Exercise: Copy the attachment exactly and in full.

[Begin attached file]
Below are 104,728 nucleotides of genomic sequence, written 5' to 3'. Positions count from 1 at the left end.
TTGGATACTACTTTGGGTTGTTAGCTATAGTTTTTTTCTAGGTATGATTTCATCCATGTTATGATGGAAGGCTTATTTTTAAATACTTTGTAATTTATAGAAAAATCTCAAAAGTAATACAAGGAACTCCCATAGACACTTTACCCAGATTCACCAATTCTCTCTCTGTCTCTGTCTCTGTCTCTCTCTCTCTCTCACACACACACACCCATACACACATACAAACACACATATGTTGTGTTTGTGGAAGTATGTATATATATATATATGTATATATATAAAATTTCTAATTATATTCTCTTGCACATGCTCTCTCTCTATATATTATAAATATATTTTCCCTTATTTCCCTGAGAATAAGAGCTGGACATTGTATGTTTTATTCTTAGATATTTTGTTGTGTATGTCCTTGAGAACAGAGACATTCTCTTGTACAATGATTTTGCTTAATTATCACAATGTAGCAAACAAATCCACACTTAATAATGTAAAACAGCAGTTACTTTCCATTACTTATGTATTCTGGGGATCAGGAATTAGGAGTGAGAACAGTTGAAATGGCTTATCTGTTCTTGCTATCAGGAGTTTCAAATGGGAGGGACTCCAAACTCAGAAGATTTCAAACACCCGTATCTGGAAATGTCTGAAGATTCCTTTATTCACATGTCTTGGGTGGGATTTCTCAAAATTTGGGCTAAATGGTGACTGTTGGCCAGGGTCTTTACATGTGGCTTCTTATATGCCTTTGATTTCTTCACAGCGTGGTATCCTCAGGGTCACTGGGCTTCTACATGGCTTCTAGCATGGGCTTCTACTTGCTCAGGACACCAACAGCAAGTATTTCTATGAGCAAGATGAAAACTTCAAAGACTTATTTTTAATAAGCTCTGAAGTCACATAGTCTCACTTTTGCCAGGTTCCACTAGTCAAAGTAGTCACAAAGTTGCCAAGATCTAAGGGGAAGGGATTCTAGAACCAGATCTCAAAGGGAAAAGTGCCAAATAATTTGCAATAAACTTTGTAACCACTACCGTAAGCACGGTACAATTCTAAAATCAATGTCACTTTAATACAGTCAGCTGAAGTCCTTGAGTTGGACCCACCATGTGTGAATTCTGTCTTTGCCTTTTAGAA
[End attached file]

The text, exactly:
Below are 104,728 nucleotides of genomic sequence, written 5' to 3'. Positions count from 1 at the left end.
TTGGATACTACTTTGGGTTGTTAGCTATAGTTTTTTTCTAGGTATGATTTCATCCATGTTATGATGGAAGGCTTATTTTTAAATACTTTGTAATTTATAGAAAAATCTCAAAAGTAATACAAGGAACTCCCATAGACACTTTACCCAGATTCACCAATTCTCTCTCTGTCTCTGTCTCTGTCTCTCTCTCTCTCTCACACACACACACCCATACACACATACAAACACACATATGTTGTGTTTGTGGAAGTATGTATATATATATATATGTATATATATAAAATTTCTAATTATATTCTCTTGCACATGCTCTCTCTCTATATATTATAAATATATTTTCCCTTATTTCCCTGAGAATAAGAGCTGGACATTGTATGTTTTATTCTTAGATATTTTGTTGTGTATGTCCTTGAGAACAGAGACATTCTCTTGTACAATGATTTTGCTTAATTATCACAATGTAGCAAACAAATCCACACTTAATAATGTAAAACAGCAGTTACTTTCCATTACTTATGTATTCTGGGGATCAGGAATTAGGAGTGAGAACAGTTGAAATGGCTTATCTGTTCTTGCTATCAGGAGTTTCAAATGGGAGGGACTCCAAACTCAGAAGATTTCAAACACCCGTATCTGGAAATGTCTGAAGATTCCTTTATTCACATGTCTTGGGTGGGATTTCTCAAAATTTGGGCTAAATGGTGACTGTTGGCCAGGGTCTTTACATGTGGCTTCTTATATGCCTTTGATTTCTTCACAGCGTGGTATCCTCAGGGTCACTGGGCTTCTACATGGCTTCTAGCATGGGCTTCTACTTGCTCAGGACACCAACAGCAAGTATTTCTATGAGCAAGATGAAAACTTCAAAGACTTATTTTTAATAAGCTCTGAAGTCACATAGTCTCACTTTTGCCAGGTTCCACTAGTCAAAGTAGTCACAAAGTTGCCAAGATCTAAGGGGAAGGGATTCTAGAACCAGATCTCAAAGGGAAAAGTGCCAAATAATTTGCAATAAACTTTGTAACCACTACCGTAAGCACGGTACAATTCTAAAATCAATGTCACTTTAATACAGTCAGCTGAAGTCCTTGAGTTGGACCCACCATGTGTGAATTCTGTCTTTGCCTTTTAGAA